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Recommending Henry

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A friend recently wrote to me asking for recommendations of classic books he could read over Spring Break.  (Plainly, he's not one of my friends who believes that nothing in the classics can rival Girls Gone Wild: Endless Spring Break; and for those of my friends who do hold such beliefs, what about the "lioness on the cheese grater" position referred to in Lysistrata?)

So back to my friend: I replied with a list of books that included Henry James' The Aspern Papers, possibly my fave of the James oeuvre.  Short, shocking and chock full of nasty conflicts of interest and sexual tensions, The Aspern Papers is my idea of reading satisfaction.

Not so much my friend: "I tried reading the Aspern Papers, but didn't really enjoy the writing style."

Poor Henry!  All those long sentences with tangential, intermediary clauses; all that punctuation - those dashes, those commas; all those asides, all that effort, all that style: all beyond the ready appreciation of today's reader.

And poor friend!  Henry James is not called "The Master" for nothing.  All his learning, his intimate knowledge of the human viscera, his understanding of emotional contortion and manipulative behavior, of the corrupting power of money and the dangers of life on society's periphery: all inaccessible under the lock of his impenetrable prose.

The situation brought to mind the scene in E.M. Forster's A Passage to India, when Aziz spontaneously recites a poem by Ghalib to an assortment of well-wishers who have come to his bedside when he's sick:

[The poem] had no connection with anything that had gone before, but it came from his heart and spoke to theirs.  They were overwhelmed by its pathos; pathos, they agreed, is the highest quality in art; a poem should touch the hearer with a sense of his own weakness, and should institute some comparison between mankind and flowers.
. . . .
Of the company, only Hamidullah had any comprehension of poetry.  The minds of the others were inferior and rough.  Yet they listened with pleasure, because literature had not been divorced from their civilization.  The police inspector, for instance, did not feel that Aziz had degraded himself by reciting, nor break into the cheery guffaw with which an Englishman averts the infection of beauty.  He just sat with his mind empty, and when his thoughts, which were mainly ignoble, flowed back into it they had a pleasant freshness.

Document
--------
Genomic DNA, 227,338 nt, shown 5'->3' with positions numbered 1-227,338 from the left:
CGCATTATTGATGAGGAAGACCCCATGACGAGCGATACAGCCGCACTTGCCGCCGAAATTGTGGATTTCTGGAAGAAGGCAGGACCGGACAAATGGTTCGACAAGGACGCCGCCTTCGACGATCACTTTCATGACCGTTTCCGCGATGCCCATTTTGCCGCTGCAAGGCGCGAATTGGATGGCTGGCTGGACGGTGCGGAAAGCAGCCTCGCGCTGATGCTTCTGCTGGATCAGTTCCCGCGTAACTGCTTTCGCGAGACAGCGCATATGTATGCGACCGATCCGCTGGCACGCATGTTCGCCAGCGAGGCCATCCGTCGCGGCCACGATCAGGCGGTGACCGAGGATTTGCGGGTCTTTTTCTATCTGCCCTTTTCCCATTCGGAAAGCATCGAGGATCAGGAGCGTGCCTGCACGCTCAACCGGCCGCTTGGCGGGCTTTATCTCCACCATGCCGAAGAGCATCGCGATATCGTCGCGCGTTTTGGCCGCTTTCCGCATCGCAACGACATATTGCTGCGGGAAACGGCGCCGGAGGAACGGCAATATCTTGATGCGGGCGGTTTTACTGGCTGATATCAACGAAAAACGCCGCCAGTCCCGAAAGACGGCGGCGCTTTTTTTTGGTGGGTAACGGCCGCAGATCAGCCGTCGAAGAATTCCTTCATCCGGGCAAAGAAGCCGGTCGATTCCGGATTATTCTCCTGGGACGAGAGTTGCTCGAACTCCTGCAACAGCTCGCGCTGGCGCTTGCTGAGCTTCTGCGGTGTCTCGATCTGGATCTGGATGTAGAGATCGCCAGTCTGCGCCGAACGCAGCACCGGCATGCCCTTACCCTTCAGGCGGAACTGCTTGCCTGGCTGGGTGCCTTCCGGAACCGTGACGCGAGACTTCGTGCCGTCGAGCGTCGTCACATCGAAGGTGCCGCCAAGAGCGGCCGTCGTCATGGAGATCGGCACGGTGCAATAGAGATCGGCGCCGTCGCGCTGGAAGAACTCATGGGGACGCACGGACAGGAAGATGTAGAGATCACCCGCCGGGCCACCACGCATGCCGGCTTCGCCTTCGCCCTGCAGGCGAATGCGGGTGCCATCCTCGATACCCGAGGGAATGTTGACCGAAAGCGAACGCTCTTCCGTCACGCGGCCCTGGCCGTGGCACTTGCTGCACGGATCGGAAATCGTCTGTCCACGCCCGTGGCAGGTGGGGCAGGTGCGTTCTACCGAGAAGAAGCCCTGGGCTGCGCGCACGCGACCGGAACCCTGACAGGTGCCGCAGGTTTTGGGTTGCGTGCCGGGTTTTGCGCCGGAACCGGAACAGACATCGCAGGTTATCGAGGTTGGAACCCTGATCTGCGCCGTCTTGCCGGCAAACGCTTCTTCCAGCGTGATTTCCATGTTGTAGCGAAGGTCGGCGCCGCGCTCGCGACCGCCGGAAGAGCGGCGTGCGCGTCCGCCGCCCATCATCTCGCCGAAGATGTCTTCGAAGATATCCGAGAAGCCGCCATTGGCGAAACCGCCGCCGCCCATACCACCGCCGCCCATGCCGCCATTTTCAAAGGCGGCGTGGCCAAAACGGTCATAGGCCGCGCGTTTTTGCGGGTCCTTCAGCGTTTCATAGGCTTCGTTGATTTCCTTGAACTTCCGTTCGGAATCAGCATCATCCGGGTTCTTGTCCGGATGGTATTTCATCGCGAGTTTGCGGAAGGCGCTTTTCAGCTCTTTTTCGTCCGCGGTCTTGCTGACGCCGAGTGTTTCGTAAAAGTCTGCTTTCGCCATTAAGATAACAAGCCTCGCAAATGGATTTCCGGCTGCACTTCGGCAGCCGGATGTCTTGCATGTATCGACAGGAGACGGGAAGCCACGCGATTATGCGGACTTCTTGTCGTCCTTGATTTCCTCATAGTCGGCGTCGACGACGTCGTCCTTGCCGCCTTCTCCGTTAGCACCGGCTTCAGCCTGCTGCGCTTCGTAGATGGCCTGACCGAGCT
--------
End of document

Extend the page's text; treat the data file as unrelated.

(p. 99-100.)  With humor and a deft description, Forster captured - almost 90 years ago - what we have lost and, still today, haven't been able to replace.  The "infection of beauty" imbues even the ignoble thought with a "pleasant freshness."

Translation: Girls Gone Wild is even better after reading The Aspern Papers!

(Image of John Singer Sargent's portrait of Henry James from State College of Florida website)

A pleasure incapable of repetition

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Henry James' The Aspern Papers made me giddy, the way children are delighted when a beloved uncle plays a trick on them. 

By this admission, I don't mean any backhanded compliment.  The Aspern Papers isn't in any respect cheap, superficial or manipulative.  Nor, on reflection, do I think it really has a trick ending - not in the sense of Guy de Maupassant's "The Necklace," or O. Henry's "The Ransom of Red Chief."

But James' rendering of Juliana Bordereau, the elderly ci-devant lover of (fictional) poet Jeffrey Aspern, is so compelling that it utterly blinded me to where James was heading with the plot.  (Warning: I am about to mention some plot spoilers.)  When Juliana catches the narrator opening her secretary cupboard, and he sees "for the first, the last, the only time . . . her extraordinary eyes" (p. 112), the confrontation was so electric that I could only feel, upon learning four pages later that Juliana had died, that James had lost his way in the plot.  Surely, I thought, the story hinges on the narrator's conflict with this indomitable, controlling, ancient woman - a woman so crushing and incomprehensible that she seemed a pagan god?

But, no, Juliana was an elaborate distraction in a story more directly about innocence than about conniving. 

On my second go-round through the story, I noted Juliana's emphasis on pushing the narrator into relations with her middle-aged spinster niece, Miss Tita.  I had registered the references before, but they hadn't clued me into the endgame of Miss Tita's marriage proposal, partly because I couldn't ever decide whether Juliana's relationship to Miss Tita was supportive or destructive.  Juliana's desire that the narrator spend time with Miss Tita seemed more likely to be a ploy to embarrass and control them both, or to get them out of the house in order that Juliana might burn the Aspern papers; a shidduch for Miss Tita's benefit and pleasure didn't seem an obvious option.  That Juliana's relationship to her niece turned out to be both supportive and destructive only deepens the realism and resonance of the story.

Seeing and analyzing the mechanism that tricked me, I feel admiration . . . and also a little disappointment.  Now that I know the trick, it won't work on me again: I'll never be able to feel the same giddiness at the conclusion of The Aspern Papers.  All the more reason to savor its memory.   

(Image of Henry James from The Guardian)

About this Archive

This page is an archive of recent entries in the The Aspern Papers category.

The Age of Innocence is the previous category.

The Bad Girl is the next category.



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